Main road 13 is about 500 kilometres long, ranging from Kokkola on Finland’s west coast to Nuijamaa at the eastern border. Here we call the section of road from Veteli to Perho “Anders Road”. Tuohi-Antti – literally “Birch-bark Anders” – is the nickname people gave to the influential Central Ostrobothnian vicar, Anders Chydenius (1729–1803), because he had written his master’s thesis on North American Indians’ canoes. Later, in his role as vicar, he even encouraged the peasants of Alaveteli to use these canoes on the Perhonjoki river. The people in Central Ostrobothnia were used to wooden boats and were mainly amused by the vicar’s attempts. His road initiative, however, generated interest and respect in all of the local people, irrespective of estate.


Prior to the 1700s, there had been a rough cart road from Kokkola to Veteli. From here, the road to Perho and further east continued as a sort of a horse path. Anders Chydenius and the burghers of Kokkola considered it economically important to improve road connections eastward from the coast because it would facilitate the transport of tar, timber, corn, butter and slaughtered animals.


At the time, topics of public discussion included both road maintenance and the clearing of the Perhonjoki river. Chydenius supported road maintenance rather than developing the waterway. He thought that it would have been too expensive to make the rocky river, with its sections of low water, navigable. Thanks to Chydenius’ influence, the road from Veteli via Perho to Lintulahti (in Kyyjärvi), nearly four metres wide, was finished in 1796. The road between Kokkola and Veteli had already been repaired in the early 1780s. In addition to the bourgeoisie, ordinary travellers appreciated road building and repair, particularly if they were used to difficult inland terrains. The troops of Sweden-Finland and Russia also marched along the repaired Anders Road in the Finnish War (1808–1809).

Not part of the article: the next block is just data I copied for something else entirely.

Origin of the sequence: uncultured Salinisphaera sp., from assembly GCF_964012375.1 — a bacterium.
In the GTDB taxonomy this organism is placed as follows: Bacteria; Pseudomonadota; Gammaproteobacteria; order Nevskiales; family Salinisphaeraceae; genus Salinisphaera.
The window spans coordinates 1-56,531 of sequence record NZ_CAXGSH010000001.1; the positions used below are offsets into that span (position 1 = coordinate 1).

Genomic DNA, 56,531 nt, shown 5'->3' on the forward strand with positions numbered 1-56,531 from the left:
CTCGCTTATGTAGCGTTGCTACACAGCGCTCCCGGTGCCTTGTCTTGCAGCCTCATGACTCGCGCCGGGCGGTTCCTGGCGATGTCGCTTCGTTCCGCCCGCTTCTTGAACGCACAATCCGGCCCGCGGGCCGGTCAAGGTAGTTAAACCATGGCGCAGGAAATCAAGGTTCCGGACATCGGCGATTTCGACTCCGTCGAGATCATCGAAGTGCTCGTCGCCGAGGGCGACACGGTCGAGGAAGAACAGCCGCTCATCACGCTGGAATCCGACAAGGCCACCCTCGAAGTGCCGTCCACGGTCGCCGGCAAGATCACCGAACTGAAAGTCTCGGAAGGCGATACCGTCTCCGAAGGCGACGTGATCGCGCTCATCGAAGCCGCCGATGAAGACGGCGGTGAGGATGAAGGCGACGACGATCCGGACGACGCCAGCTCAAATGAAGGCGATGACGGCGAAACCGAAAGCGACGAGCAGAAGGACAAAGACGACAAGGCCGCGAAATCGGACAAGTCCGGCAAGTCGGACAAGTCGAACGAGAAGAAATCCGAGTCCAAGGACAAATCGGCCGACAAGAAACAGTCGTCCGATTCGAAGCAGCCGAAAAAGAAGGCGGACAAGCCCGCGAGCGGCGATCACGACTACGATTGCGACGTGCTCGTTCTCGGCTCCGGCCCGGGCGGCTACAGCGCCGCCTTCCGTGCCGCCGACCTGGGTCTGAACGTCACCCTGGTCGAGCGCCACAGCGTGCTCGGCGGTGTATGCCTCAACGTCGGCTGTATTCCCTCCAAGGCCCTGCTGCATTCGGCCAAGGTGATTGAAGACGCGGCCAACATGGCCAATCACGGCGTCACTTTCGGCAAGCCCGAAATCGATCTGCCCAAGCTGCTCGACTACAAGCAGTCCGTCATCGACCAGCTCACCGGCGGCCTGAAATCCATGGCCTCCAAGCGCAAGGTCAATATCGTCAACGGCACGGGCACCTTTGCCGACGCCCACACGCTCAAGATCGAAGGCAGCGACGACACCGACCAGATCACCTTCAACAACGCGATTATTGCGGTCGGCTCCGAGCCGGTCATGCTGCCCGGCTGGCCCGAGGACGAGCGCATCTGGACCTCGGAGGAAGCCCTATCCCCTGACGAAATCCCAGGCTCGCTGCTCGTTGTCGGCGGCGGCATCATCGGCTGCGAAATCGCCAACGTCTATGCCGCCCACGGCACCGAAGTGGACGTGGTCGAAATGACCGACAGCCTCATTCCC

Samuli Paulaharju (1930, 112), in his book Suomenselän vieriltä, describes Chydenius’ participation in the laborious road project as follows:


 “Decade after decade, people living in the wilderness had to travel on paths or row along long waterways. But we finally received real human roads here, and a road was built through Veteli even as far as Perho. The husky man from Kokkola, the big and famous Vicar Antti Chydenius, climbed on his horse and left to mark the road alignment from Kokkola to Lintulahti. In every village, local men helped and guided him as he travelled along the Perhonjoki river, exploring the terrain, cutting marks on trees and stating that this is the terrain where the road must be built. When encountering a rough bog, the horse was left on the shore and the saddle was carried over the bog, leaving the rotund vicar to somehow help himself to the other side, where another horse was waiting.”